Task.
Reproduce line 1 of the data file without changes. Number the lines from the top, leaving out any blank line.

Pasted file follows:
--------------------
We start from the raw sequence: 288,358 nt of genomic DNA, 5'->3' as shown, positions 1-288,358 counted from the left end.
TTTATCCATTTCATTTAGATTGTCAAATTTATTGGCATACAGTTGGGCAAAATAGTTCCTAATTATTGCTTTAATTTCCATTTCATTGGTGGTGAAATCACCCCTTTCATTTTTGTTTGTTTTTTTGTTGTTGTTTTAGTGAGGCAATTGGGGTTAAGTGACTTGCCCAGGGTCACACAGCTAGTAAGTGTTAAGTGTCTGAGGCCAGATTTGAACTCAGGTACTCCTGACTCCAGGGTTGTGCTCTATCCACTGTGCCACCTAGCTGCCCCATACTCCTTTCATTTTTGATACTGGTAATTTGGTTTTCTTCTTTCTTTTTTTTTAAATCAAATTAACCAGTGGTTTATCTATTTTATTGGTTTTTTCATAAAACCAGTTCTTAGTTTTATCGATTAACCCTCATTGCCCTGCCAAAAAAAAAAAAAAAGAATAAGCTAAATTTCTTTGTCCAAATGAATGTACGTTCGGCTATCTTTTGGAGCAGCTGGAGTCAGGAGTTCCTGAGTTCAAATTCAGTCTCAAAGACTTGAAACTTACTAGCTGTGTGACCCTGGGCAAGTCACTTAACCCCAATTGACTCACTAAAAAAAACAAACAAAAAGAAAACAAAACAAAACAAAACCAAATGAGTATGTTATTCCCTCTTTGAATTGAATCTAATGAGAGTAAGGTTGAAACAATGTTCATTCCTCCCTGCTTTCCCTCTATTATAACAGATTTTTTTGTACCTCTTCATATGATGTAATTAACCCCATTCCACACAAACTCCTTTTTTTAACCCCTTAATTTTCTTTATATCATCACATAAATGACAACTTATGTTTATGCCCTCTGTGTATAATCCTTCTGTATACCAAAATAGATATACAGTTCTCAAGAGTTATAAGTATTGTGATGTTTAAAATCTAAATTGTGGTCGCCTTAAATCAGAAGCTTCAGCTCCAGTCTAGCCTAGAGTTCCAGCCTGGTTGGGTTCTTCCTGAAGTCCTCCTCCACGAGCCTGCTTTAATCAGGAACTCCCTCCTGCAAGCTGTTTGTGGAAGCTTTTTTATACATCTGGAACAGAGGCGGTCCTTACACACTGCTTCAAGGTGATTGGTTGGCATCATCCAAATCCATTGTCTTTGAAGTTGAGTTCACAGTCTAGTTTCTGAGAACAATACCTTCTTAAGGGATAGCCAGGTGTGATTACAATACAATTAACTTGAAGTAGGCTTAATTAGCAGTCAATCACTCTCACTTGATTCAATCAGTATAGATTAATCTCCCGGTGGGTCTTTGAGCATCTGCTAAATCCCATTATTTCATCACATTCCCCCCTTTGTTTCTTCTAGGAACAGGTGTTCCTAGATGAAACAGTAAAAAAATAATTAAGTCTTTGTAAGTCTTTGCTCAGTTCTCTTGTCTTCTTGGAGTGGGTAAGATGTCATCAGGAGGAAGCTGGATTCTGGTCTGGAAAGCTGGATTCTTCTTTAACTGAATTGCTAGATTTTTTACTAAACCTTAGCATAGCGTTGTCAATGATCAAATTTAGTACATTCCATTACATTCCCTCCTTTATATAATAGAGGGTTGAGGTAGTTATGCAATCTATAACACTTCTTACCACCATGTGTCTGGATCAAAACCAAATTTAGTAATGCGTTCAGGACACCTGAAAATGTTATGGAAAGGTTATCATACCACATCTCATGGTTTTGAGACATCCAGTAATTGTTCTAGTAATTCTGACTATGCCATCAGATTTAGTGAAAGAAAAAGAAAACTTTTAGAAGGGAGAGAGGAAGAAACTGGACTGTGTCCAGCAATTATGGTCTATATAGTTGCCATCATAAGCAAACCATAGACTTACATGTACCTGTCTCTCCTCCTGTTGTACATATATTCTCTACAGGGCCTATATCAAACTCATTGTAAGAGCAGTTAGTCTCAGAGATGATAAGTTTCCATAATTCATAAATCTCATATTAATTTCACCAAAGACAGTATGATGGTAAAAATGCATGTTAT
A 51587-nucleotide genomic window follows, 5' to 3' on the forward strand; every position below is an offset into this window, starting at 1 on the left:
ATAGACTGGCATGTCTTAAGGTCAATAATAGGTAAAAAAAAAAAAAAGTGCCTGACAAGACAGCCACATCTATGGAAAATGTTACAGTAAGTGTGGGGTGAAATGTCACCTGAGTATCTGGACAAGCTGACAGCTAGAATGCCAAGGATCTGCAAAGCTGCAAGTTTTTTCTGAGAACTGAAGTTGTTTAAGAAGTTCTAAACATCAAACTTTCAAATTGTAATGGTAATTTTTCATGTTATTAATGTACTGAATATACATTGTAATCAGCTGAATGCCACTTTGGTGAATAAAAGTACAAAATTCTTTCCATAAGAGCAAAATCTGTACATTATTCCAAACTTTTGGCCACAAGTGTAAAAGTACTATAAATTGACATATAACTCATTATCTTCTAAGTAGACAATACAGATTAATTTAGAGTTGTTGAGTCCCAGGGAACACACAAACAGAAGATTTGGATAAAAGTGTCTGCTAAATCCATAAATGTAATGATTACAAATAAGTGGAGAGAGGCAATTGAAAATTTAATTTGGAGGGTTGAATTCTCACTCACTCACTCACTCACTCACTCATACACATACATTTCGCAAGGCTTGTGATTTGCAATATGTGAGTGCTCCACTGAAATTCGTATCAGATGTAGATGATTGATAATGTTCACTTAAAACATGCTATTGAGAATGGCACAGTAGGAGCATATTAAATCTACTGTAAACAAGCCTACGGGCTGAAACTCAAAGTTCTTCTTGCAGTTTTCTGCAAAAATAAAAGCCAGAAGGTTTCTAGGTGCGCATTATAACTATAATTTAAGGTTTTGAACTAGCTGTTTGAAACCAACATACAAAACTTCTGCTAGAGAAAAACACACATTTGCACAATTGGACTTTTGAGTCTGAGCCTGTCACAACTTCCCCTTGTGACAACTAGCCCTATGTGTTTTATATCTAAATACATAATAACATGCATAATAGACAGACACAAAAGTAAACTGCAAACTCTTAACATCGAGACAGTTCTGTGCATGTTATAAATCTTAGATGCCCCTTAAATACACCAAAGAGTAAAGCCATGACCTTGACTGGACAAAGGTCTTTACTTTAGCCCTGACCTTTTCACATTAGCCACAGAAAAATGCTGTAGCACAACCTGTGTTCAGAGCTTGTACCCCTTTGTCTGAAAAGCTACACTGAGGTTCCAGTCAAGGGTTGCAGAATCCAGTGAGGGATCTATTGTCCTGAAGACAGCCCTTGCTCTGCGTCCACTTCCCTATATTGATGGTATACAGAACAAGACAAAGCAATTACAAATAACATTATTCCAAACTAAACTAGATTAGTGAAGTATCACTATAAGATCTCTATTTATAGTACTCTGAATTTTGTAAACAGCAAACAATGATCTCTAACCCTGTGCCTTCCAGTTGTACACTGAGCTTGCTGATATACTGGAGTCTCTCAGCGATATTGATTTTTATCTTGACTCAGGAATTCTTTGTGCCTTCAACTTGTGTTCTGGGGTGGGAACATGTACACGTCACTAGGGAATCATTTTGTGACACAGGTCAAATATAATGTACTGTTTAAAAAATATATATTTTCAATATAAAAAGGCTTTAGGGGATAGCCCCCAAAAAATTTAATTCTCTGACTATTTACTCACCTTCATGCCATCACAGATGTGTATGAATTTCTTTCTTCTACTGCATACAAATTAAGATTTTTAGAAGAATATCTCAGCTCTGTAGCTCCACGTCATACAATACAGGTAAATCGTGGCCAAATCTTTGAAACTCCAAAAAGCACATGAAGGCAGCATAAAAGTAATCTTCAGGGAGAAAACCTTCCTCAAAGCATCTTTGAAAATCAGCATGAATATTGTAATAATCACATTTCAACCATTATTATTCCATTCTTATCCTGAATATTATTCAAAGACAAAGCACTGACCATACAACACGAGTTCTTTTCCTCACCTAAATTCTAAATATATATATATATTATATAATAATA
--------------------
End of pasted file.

We start from the raw sequence: 288,358 nt of genomic DNA, 5'->3' as shown, positions 1-288,358 counted from the left end.